Female athletes are three times more likely to suffer from anterior cruciate ligament (ACL)ruptures, one of the most common knee injuries, compared to male athletes. The ACL is one of the four main ligaments within the knee that connect the femur (upper leg bone) to the tibia (lower leg bone). Recent research highlights the unique anatomical differences in the female knee that may contribute to higher injury rates, and should be taken into consideration during reconstructive surgery and sports training, according to a review article in the Journal of the American Academy of Orthopaedic Surgeons (JAAOS).
“As female athletes have increased their participation in sports, many studies have shown the vulnerability of female athletes to ACL ruptures,” said Karen Sutton, MD, assistant professor, Yale University Department of Orthopaedics and Rehabilitation, and lead author of the review article. “This devastating injury has a long recovery period and a slow return to sport. Thus, research has been done focusing on why women are more vulnerable to ACL injuries and how to prevent them.”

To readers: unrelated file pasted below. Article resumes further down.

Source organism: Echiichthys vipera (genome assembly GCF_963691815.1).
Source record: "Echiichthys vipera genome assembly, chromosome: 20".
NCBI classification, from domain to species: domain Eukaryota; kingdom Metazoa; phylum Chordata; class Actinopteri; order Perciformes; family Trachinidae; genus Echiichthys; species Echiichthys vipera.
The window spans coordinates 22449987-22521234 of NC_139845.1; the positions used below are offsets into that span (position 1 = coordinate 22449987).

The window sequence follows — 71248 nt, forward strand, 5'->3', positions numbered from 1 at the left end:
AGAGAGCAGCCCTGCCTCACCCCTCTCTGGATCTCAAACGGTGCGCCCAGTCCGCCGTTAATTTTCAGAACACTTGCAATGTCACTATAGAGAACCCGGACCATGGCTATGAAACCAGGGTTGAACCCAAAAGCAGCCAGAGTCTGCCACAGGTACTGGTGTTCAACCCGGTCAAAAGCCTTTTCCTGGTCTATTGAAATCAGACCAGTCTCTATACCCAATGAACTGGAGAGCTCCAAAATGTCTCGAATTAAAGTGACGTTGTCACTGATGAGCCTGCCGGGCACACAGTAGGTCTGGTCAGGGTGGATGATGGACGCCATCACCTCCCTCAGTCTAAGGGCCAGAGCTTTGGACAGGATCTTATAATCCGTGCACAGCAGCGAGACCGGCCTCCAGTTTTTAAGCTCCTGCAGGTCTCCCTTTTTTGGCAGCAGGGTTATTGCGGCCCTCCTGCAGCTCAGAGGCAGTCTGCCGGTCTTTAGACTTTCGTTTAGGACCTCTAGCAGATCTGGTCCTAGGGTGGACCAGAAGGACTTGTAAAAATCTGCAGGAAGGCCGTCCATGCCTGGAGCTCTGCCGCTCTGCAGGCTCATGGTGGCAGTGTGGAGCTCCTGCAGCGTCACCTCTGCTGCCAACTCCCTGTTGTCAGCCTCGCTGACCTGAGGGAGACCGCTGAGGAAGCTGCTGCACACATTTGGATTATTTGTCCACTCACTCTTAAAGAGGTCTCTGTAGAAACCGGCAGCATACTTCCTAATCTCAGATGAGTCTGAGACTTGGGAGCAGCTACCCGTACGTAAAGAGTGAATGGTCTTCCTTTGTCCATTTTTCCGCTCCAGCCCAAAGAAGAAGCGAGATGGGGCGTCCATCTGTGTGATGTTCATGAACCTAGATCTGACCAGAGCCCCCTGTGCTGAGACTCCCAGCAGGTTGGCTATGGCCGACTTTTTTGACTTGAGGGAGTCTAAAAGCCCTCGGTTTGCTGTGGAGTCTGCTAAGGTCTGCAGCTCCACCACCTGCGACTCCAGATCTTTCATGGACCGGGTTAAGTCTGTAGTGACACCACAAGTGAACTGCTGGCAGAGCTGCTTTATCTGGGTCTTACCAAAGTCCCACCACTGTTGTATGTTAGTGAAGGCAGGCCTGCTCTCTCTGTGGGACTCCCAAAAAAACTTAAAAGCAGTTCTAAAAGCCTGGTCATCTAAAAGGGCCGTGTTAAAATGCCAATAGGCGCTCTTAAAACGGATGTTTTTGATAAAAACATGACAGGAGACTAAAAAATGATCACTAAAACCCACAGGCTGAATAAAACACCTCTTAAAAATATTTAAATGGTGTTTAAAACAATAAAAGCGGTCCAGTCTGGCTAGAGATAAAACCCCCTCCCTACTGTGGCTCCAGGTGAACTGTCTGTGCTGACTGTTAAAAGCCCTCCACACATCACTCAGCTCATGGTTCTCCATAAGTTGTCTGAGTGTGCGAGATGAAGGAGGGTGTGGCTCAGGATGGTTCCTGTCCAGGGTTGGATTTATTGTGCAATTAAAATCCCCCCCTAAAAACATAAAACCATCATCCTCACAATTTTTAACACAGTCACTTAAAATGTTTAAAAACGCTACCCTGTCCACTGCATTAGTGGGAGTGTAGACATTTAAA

Multiple, recent research studies also have found that preseason and ongoing neuromuscular training programs as part of an overall sports training program aimed specifically at improving knee stability when jumping, landing or pivoting can significantly decrease ACL injury risk among girls and women.
Unique anatomical features of female athletes such as a larger quadriceps angle (“Q angle”) – the angle at which the femur meets the tibia – may cause a greater pull of the knee muscles during physical activity, and contribute to more ACL injuries among females.
Anatomical differences in the female knee should be taken into consideration during ACL reconstruction, said Dr. Sutton. Females are more likely than males to have a smaller, A-shaped intercondylar notch (the deep groove between the rounded ends of the femur bone), making ACL reconstruction more challenging, and possibly requiring altered surgical techniques.
“All female athletes, starting in adolescence, should learn appropriate training techniques,” said Dr. Sutton. “This includes the appropriate way to land from a jump, increasing the strength of muscles that could have a protective affect on the ACL – core, gluteal, quadriceps and hamstring muscles, as well as working on the body’s reaction to change of direction and change of speed.”
American Academy of Orthopaedic Surgeons